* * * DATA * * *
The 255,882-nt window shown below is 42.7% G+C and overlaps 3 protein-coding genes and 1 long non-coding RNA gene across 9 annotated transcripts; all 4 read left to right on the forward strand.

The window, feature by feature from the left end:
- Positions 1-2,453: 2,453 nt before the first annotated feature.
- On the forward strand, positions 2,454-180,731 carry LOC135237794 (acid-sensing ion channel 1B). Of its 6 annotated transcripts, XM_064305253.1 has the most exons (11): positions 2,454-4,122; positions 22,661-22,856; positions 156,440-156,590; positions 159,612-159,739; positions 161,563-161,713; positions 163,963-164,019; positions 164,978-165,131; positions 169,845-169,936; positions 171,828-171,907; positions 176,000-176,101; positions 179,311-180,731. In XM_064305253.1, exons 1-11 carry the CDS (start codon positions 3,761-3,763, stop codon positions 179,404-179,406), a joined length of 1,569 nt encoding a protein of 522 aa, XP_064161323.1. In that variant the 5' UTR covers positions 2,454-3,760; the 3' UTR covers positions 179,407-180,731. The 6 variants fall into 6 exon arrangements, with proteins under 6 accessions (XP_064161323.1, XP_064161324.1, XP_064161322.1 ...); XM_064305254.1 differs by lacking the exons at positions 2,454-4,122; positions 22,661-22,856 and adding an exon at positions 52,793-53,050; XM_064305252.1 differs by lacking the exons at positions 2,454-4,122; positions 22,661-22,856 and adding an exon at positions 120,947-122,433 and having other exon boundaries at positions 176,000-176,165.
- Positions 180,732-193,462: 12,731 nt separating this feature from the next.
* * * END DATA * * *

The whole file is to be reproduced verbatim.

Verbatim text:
The 255,882-nt window shown below is 42.7% G+C and overlaps 3 protein-coding genes and 1 long non-coding RNA gene across 9 annotated transcripts; all 4 read left to right on the forward strand.

The window, feature by feature from the left end:
- Positions 1-2,453: 2,453 nt before the first annotated feature.
- On the forward strand, positions 2,454-180,731 carry LOC135237794 (acid-sensing ion channel 1B). Of its 6 annotated transcripts, XM_064305253.1 has the most exons (11): positions 2,454-4,122; positions 22,661-22,856; positions 156,440-156,590; positions 159,612-159,739; positions 161,563-161,713; positions 163,963-164,019; positions 164,978-165,131; positions 169,845-169,936; positions 171,828-171,907; positions 176,000-176,101; positions 179,311-180,731. In XM_064305253.1, exons 1-11 carry the CDS (start codon positions 3,761-3,763, stop codon positions 179,404-179,406), a joined length of 1,569 nt encoding a protein of 522 aa, XP_064161323.1. In that variant the 5' UTR covers positions 2,454-3,760; the 3' UTR covers positions 179,407-180,731. The 6 variants fall into 6 exon arrangements, with proteins under 6 accessions (XP_064161323.1, XP_064161324.1, XP_064161322.1 ...); XM_064305254.1 differs by lacking the exons at positions 2,454-4,122; positions 22,661-22,856 and adding an exon at positions 52,793-53,050; XM_064305252.1 differs by lacking the exons at positions 2,454-4,122; positions 22,661-22,856 and adding an exon at positions 120,947-122,433 and having other exon boundaries at positions 176,000-176,165.
- Positions 180,732-193,462: 12,731 nt separating this feature from the next.